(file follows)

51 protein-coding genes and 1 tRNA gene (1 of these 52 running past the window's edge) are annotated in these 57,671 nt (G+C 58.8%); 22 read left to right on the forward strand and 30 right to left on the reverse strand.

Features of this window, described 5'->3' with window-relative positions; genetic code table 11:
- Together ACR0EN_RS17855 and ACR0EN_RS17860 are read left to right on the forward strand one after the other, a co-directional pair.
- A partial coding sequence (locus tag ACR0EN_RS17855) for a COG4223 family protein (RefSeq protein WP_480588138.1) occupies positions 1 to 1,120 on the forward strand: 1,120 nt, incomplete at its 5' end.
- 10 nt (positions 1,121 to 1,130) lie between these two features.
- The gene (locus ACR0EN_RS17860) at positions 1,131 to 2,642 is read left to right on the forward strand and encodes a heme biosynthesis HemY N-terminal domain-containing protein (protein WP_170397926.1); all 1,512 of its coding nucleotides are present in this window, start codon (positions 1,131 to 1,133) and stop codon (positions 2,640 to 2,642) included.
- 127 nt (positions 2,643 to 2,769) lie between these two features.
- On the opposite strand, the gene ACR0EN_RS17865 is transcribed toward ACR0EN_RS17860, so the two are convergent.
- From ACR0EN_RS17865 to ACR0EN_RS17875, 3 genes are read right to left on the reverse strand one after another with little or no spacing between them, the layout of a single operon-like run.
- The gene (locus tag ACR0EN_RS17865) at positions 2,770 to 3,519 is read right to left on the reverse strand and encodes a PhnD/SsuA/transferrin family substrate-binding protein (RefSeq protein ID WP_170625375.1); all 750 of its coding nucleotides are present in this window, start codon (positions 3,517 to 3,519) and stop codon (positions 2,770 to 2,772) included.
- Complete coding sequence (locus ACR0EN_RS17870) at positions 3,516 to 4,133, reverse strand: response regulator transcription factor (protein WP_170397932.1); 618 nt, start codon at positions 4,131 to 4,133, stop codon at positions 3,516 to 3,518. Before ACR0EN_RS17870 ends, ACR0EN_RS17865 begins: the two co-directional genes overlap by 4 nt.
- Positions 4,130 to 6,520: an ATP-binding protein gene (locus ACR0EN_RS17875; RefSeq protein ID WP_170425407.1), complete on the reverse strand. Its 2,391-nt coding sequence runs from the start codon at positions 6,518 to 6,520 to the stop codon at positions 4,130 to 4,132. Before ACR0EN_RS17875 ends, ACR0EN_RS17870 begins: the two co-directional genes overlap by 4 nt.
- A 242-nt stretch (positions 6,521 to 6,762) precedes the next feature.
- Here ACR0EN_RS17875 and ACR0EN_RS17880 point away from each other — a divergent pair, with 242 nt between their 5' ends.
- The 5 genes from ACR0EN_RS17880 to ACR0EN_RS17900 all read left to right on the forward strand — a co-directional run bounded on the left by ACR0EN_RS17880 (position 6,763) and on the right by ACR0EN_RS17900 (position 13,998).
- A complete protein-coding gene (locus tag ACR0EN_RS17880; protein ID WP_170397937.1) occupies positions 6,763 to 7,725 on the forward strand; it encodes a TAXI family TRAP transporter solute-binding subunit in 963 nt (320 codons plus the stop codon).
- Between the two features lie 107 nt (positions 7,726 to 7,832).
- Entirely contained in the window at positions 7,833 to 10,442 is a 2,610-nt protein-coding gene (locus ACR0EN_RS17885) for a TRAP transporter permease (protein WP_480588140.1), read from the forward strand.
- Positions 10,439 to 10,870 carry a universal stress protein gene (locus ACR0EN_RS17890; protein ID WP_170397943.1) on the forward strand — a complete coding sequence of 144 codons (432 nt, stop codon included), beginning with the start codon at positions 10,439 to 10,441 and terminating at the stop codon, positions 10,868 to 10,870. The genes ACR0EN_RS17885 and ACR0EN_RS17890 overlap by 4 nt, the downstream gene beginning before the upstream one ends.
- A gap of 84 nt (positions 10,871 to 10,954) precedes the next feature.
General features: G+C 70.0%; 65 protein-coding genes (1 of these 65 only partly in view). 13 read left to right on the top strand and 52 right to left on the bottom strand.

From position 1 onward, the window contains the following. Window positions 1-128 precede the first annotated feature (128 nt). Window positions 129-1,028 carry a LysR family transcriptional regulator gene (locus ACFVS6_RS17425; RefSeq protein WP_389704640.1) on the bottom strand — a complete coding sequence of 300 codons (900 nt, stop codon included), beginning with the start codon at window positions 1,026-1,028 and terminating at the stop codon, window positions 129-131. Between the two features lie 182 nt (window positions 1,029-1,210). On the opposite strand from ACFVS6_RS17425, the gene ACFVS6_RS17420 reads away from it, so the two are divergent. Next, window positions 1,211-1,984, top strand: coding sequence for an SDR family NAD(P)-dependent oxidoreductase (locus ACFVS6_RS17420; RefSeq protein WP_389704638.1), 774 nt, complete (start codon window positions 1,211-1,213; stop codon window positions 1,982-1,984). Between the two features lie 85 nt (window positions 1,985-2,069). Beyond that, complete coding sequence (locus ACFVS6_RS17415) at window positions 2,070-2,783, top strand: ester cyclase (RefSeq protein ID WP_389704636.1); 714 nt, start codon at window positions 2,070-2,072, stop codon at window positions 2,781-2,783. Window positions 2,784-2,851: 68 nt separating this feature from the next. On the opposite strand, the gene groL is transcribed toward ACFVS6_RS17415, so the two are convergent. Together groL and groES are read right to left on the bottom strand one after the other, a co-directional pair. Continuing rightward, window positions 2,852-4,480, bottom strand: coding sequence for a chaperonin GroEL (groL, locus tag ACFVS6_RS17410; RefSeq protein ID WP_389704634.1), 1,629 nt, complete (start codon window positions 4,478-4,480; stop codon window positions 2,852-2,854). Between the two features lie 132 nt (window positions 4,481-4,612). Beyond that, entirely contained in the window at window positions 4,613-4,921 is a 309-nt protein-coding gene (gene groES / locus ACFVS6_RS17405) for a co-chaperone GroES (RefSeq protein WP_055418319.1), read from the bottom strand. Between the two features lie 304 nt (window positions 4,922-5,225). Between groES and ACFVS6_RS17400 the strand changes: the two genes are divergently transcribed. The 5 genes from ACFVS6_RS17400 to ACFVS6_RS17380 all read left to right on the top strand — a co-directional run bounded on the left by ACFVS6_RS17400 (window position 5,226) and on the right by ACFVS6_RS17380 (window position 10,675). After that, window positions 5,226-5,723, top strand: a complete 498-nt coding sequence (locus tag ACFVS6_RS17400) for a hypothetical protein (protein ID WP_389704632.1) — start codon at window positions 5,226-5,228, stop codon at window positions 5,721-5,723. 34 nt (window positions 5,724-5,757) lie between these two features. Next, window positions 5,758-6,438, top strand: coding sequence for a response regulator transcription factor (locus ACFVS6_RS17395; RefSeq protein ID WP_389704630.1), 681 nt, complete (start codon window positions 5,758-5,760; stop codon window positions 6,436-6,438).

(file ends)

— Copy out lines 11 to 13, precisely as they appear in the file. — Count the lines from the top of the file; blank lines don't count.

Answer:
- Complete coding sequence (locus ACR0EN_RS17870) at positions 3,516 to 4,133, reverse strand: response regulator transcription factor (protein WP_170397932.1); 618 nt, start codon at positions 4,131 to 4,133, stop codon at positions 3,516 to 3,518. Before ACR0EN_RS17870 ends, ACR0EN_RS17865 begins: the two co-directional genes overlap by 4 nt.
- Positions 4,130 to 6,520: an ATP-binding protein gene (locus ACR0EN_RS17875; RefSeq protein ID WP_170425407.1), complete on the reverse strand. Its 2,391-nt coding sequence runs from the start codon at positions 6,518 to 6,520 to the stop codon at positions 4,130 to 4,132. Before ACR0EN_RS17875 ends, ACR0EN_RS17870 begins: the two co-directional genes overlap by 4 nt.
- A 242-nt stretch (positions 6,521 to 6,762) precedes the next feature.